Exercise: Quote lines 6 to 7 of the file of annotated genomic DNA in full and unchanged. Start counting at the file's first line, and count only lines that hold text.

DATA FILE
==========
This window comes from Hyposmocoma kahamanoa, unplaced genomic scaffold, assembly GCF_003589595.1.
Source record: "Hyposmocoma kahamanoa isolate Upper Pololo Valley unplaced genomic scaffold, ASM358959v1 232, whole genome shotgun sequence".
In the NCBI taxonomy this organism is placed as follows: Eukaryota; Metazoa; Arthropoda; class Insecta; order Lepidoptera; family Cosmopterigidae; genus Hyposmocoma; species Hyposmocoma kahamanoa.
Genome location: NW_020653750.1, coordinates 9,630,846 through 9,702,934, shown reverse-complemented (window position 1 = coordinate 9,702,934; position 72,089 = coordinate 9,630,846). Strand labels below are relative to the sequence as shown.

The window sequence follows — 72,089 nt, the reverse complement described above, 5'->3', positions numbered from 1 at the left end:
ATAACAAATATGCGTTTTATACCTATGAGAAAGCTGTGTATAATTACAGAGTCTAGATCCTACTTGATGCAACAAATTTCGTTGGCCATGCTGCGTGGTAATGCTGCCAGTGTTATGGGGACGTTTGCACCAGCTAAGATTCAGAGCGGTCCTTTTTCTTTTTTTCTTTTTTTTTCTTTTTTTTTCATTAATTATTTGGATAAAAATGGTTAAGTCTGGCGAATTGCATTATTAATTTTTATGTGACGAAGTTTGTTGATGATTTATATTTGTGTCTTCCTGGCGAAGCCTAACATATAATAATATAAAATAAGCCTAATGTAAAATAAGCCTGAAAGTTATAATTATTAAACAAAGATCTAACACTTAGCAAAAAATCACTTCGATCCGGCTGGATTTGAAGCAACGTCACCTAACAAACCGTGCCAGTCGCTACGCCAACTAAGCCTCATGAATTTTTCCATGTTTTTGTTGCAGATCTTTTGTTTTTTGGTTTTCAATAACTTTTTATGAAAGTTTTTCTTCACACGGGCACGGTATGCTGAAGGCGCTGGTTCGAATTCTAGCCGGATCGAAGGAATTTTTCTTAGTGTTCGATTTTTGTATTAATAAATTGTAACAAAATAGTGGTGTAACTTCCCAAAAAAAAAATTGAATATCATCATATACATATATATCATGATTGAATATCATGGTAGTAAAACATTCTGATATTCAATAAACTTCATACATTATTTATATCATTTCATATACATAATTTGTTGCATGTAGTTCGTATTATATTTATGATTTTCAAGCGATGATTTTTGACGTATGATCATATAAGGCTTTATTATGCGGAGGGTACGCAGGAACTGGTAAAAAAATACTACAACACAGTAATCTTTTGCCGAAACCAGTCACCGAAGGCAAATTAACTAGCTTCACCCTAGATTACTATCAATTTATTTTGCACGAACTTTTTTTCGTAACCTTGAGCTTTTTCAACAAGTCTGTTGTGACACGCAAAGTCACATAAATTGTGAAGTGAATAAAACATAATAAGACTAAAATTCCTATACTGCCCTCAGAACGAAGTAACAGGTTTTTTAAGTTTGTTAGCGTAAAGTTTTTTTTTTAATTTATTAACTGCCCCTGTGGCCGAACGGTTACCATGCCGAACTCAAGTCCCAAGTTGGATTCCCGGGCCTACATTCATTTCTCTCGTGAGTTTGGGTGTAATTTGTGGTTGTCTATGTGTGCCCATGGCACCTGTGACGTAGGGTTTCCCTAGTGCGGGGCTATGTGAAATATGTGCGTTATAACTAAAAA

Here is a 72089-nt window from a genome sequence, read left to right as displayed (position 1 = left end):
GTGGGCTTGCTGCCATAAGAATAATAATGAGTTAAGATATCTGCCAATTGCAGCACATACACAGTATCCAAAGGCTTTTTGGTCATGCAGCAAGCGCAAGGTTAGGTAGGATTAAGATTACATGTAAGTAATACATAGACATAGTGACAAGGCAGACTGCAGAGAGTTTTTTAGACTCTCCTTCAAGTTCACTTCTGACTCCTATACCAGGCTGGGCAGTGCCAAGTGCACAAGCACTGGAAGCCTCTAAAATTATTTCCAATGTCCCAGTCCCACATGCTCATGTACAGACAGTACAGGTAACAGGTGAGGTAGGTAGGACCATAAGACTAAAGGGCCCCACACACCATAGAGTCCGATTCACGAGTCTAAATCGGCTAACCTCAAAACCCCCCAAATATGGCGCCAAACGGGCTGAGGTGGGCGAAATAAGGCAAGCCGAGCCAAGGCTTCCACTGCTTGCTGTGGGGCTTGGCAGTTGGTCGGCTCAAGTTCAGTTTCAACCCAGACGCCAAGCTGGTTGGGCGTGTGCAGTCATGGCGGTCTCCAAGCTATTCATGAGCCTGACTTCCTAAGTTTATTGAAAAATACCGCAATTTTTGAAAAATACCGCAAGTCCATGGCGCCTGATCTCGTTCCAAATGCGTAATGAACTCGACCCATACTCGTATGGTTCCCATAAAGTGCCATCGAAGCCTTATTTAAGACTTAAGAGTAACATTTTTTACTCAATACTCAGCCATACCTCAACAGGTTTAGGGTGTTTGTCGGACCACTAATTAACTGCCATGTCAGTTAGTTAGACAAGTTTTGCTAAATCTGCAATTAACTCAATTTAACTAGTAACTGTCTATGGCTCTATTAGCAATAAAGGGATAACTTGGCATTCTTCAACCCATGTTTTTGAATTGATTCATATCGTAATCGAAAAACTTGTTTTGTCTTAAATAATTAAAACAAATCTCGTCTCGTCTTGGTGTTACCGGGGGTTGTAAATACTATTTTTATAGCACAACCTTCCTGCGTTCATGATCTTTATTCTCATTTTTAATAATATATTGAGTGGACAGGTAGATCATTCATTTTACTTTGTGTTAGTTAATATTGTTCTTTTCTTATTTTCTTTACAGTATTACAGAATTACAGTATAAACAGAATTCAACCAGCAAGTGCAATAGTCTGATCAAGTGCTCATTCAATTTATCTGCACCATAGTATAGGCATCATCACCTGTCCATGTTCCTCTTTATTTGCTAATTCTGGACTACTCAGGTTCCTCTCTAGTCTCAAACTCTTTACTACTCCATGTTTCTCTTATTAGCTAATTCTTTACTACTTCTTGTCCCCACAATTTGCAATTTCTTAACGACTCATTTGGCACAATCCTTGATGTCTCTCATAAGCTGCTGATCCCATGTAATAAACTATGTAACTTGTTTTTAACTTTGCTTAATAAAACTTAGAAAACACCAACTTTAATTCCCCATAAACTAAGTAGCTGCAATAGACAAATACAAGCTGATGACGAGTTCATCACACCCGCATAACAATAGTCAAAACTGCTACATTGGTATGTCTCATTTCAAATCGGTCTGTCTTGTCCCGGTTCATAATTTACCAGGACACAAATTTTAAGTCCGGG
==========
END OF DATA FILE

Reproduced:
ATAACAAATATGCGTTTTATACCTATGAGAAAGCTGTGTATAATTACAGAGTCTAGATCCTACTTGATGCAACAAATTTCGTTGGCCATGCTGCGTGGTAATGCTGCCAGTGTTATGGGGACGTTTGCACCAGCTAAGATTCAGAGCGGTCCTTTTTCTTTTTTTCTTTTTTTTTCTTTTTTTTTCATTAATTATTTGGATAAAAATGGTTAAGTCTGGCGAATTGCATTATTAATTTTTATGTGACGAAGTTTGTTGATGATTTATATTTGTGTCTTCCTGGCGAAGCCTAACATATAATAATATAAAATAAGCCTAATGTAAAATAAGCCTGAAAGTTATAATTATTAAACAAAGATCTAACACTTAGCAAAAAATCACTTCGATCCGGCTGGATTTGAAGCAACGTCACCTAACAAACCGTGCCAGTCGCTACGCCAACTAAGCCTCATGAATTTTTCCATGTTTTTGTTGCAGATCTTTTGTTTTTTGGTTTTCAATAACTTTTTATGAAAGTTTTTCTTCACACGGGCACGGTATGCTGAAGGCGCTGGTTCGAATTCTAGCCGGATCGAAGGAATTTTTCTTAGTGTTCGATTTTTGTATTAATAAATTGTAACAAAATAGTGGTGTAACTTCCCAAAAAAAAAATTGAATATCATCATATACATATATATCATGATTGAATATCATGGTAGTAAAACATTCTGATATTCAATAAACTTCATACATTATTTATATCATTTCATATACATAATTTGTTGCATGTAGTTCGTATTATATTTATGATTTTCAAGCGATGATTTTTGACGTATGATCATATAAGGCTTTATTATGCGGAGGGTACGCAGGAACTGGTAAAAAAATACTACAACACAGTAATCTTTTGCCGAAACCAGTCACCGAAGGCAAATTAACTAGCTTCACCCTAGATTACTATCAATTTATTTTGCACGAACTTTTTTTCGTAACCTTGAGCTTTTTCAACAAGTCTGTTGTGACACGCAAAGTCACATAAATTGTGAAGTGAATAAAACATAATAAGACTAAAATTCCTATACTGCCCTCAGAACGAAGTAACAGGTTTTTTAAGTTTGTTAGCGTAAAGTTTTTTTTTTAATTTATTAACTGCCCCTGTGGCCGAACGGTTACCATGCCGAACTCAAGTCCCAAGTTGGATTCCCGGGCCTACATTCATTTCTCTCGTGAGTTTGGGTGTAATTTGTGGTTGTCTATGTGTGCCCATGGCACCTGTGACGTAGGGTTTCCCTAGTGCGGGGCTATGTGAAATATGTGCGTTATAACTAAAAA

Here is a 72089-nt window from a genome sequence, read left to right as displayed (position 1 = left end):